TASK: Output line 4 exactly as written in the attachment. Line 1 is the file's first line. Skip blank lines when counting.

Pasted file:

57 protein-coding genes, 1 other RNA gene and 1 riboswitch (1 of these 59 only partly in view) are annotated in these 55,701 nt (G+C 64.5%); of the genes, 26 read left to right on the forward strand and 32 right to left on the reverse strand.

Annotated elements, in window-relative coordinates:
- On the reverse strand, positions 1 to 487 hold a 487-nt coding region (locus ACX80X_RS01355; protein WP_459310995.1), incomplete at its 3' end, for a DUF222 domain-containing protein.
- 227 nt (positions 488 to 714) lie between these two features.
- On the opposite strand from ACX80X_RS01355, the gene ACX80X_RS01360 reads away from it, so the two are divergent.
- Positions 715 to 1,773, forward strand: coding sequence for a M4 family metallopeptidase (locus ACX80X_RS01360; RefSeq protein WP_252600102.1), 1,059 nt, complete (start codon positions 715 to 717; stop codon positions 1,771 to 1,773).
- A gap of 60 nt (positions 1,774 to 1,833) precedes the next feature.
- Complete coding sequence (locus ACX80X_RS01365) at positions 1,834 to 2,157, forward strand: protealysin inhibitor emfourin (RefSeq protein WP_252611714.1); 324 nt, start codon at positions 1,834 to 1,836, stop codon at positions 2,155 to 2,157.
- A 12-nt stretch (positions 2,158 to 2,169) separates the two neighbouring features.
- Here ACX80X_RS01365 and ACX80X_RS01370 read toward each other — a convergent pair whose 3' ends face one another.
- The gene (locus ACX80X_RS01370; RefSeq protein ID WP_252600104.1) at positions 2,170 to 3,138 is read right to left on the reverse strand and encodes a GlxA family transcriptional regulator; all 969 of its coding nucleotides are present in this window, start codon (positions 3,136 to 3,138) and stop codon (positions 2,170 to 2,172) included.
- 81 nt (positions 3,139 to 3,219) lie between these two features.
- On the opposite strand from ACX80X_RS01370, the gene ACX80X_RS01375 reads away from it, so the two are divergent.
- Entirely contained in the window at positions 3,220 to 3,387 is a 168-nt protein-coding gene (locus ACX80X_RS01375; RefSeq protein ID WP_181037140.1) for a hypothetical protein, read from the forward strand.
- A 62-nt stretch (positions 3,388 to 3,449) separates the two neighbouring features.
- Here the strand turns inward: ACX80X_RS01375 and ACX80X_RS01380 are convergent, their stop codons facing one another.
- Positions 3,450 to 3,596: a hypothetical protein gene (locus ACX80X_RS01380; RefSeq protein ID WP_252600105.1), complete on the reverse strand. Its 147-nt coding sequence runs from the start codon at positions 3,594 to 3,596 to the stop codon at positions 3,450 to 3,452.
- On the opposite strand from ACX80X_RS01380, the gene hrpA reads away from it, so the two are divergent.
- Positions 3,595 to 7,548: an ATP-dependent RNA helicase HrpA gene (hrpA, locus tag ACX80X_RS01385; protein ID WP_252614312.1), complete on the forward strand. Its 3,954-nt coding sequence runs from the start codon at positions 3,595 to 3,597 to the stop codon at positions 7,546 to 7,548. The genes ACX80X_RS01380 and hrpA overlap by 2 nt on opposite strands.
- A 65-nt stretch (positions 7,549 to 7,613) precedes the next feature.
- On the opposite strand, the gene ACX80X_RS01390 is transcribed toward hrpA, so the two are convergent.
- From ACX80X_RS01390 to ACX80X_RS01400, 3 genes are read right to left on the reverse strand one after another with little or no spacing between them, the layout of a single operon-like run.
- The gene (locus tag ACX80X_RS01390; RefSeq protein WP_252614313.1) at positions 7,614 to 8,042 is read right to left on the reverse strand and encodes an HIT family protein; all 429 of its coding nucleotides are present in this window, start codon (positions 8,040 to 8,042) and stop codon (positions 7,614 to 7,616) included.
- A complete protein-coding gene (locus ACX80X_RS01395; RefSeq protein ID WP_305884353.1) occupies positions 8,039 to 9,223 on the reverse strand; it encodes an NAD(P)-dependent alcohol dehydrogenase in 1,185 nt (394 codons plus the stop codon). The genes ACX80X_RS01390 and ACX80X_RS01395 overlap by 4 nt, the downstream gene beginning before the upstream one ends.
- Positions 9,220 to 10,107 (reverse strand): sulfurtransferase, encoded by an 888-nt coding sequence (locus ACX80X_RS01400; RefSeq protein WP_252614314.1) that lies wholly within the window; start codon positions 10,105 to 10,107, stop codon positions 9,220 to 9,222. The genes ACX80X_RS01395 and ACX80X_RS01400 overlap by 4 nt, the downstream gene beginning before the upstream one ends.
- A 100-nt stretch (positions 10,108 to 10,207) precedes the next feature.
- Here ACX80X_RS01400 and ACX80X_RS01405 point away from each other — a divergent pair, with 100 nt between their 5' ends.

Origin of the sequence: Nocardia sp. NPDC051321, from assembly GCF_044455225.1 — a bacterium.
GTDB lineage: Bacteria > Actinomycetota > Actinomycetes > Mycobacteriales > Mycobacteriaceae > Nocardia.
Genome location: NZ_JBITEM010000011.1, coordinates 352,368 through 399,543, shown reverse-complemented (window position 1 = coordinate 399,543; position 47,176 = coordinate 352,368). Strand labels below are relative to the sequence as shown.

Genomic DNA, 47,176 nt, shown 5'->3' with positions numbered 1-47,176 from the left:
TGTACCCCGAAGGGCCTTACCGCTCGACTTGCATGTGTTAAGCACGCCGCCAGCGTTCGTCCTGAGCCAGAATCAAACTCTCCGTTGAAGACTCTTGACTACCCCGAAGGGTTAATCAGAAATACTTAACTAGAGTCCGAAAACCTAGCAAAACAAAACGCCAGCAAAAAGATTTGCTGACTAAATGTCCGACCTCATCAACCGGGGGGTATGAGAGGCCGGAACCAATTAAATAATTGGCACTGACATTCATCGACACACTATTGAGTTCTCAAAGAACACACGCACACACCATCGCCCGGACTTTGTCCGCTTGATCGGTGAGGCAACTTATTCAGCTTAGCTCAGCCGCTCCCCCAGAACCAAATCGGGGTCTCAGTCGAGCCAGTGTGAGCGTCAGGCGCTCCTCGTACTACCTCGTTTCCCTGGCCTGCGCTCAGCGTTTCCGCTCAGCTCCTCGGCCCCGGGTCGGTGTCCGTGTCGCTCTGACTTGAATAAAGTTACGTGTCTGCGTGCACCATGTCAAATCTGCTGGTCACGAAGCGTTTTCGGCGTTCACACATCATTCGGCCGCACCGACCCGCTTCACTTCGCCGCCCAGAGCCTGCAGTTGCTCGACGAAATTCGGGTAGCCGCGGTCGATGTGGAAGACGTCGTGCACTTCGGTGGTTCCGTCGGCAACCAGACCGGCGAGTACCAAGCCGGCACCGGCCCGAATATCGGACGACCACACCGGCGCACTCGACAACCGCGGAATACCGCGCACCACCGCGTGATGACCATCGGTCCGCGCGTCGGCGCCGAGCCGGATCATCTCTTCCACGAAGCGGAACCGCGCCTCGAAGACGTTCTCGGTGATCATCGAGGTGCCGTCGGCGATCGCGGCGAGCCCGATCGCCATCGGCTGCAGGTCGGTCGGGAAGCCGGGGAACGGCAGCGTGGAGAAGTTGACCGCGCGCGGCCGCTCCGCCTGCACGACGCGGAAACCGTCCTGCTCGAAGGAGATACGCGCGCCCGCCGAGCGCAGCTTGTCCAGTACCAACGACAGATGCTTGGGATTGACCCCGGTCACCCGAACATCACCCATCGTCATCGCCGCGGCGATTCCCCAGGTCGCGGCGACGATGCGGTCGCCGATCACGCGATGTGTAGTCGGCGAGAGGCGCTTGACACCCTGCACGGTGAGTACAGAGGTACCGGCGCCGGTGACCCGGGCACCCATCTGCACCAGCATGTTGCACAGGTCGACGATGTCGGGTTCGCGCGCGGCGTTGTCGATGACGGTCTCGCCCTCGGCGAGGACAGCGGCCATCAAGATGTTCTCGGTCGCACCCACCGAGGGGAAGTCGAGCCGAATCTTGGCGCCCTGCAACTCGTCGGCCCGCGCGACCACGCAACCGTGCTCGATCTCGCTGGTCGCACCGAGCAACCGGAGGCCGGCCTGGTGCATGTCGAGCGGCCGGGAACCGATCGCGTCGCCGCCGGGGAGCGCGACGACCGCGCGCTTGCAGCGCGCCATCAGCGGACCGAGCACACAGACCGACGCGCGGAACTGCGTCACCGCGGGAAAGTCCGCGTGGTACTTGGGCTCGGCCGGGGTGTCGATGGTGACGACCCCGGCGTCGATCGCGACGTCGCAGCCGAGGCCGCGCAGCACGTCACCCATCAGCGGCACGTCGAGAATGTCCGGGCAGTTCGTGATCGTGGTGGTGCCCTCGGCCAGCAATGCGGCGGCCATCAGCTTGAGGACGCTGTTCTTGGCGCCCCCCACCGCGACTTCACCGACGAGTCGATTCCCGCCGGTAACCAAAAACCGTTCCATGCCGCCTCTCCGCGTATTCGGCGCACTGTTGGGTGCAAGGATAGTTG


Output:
- 227 nt (positions 488 to 714) lie between these two features.